• 50°

The silver lining to be found

We certainly are living in interesting times. A mere month ago, it was inconceivable that schools would be closed, restaurants would be limited to take-out and delivery, and so many stores would have shuttered their doors. It was unthinkable the entire state would be under a stay-at-home order, that many people would transition to working from home, including the Daily News staff, and so many others would be unemployed. A month ago, it would have been mindboggling to see grocery store shelves wiped bare of toilet paper, paper towels and a seemingly random assortment of other items, depending on what day it is and whether there has been a recent delivery.

Which brings us to the subject of flour. Homebound folks are getting back to the basics. There’s been a resurgence in gardening and do-it-yourself projects to fill up the hours of the day when being out is not an option. There also seems to be a rediscovery happening in kitchens across Beaufort County, perhaps even across the state and nation. In mass numbers, it seems people are rediscovering the joys of baking if the shelves cleared of flour, sugar and yeast are any indication.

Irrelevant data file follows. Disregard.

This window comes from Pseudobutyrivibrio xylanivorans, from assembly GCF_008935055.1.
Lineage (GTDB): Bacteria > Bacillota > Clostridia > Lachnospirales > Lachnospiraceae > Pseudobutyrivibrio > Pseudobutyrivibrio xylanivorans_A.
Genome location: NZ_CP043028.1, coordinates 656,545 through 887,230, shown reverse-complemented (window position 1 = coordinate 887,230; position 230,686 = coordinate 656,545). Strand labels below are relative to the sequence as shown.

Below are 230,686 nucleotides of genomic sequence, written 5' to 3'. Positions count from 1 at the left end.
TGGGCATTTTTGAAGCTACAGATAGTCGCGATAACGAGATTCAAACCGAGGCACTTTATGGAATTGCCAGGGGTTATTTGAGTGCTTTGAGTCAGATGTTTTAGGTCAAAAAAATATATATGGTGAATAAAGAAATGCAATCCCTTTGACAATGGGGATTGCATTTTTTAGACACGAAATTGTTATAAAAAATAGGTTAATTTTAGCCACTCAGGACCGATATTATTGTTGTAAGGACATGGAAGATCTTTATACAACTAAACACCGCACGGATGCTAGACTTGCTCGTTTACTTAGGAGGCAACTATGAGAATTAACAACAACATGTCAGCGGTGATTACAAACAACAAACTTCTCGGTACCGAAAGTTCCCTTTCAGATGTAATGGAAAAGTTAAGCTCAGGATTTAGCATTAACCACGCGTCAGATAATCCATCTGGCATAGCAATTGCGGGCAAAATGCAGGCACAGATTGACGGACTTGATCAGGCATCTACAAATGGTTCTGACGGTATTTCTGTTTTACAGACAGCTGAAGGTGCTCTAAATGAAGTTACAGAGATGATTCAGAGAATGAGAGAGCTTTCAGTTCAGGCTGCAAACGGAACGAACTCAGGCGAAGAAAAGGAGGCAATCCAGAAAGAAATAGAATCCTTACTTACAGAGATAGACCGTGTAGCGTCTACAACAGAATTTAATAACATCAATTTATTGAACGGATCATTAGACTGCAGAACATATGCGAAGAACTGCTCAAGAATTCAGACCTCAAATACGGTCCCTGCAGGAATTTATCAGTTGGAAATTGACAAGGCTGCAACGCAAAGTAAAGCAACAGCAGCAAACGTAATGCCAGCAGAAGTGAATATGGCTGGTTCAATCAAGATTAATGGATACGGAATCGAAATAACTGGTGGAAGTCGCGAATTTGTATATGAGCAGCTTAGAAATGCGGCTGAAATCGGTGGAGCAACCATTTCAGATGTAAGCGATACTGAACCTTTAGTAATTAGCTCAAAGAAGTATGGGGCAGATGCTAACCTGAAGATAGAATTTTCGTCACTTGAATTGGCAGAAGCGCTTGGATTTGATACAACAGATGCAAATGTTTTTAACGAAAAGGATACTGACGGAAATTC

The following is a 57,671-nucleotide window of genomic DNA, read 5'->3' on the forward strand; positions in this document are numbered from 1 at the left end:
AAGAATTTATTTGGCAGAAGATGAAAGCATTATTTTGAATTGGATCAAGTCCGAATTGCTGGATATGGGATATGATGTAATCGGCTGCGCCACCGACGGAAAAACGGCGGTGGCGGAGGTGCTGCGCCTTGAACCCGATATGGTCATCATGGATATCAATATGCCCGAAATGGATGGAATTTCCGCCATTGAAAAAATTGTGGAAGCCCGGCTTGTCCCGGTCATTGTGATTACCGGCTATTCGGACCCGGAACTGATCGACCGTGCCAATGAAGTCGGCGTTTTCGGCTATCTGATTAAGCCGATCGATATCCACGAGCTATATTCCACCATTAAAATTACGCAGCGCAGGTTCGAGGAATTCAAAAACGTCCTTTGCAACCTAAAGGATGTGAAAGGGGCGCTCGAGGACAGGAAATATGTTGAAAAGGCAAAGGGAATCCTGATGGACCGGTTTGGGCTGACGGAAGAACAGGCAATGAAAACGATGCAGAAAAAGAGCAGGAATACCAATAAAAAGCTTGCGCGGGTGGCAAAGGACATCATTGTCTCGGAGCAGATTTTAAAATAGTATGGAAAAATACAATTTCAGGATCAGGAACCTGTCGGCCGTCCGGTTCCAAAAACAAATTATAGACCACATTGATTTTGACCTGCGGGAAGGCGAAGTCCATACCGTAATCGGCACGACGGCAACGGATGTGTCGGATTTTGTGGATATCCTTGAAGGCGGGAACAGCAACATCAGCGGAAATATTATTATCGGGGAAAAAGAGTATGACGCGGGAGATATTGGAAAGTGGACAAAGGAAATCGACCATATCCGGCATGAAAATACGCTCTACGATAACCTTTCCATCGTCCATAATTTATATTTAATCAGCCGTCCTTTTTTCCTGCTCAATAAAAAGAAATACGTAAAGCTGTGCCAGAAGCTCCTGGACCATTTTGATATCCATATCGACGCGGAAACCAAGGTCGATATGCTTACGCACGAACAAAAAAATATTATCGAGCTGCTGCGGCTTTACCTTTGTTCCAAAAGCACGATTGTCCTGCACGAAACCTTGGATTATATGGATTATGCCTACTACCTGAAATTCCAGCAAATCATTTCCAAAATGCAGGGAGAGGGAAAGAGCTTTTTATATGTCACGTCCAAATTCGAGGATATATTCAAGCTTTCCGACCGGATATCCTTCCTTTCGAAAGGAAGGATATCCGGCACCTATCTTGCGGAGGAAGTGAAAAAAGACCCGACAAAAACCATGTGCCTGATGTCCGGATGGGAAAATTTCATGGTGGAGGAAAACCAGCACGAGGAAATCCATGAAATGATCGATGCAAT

With so many people on the same recipe page, the shortage of baking staples has required a bit of ingenuity — ingenuity that takes a step back in time to the age-old concept of bartering. One Beaufort County woman, now teaching from home, was short on yeast, but she and her mother have been making cloth face masks for family and friends. A former student had no face masks, but had plenty of yeast. Through social media, they struck a deal to make an exchange: two face masks for an undisclosed number of yeast packets.

There are stories of neighbors borrowing or trading with neighbors: eggs for milk; sugar for bread; sharing recipes.

It’s as though this downtime imposed by a global pandemic is forcing humanity back to a simpler, slower place. There’s a silver lining to be found in any situation.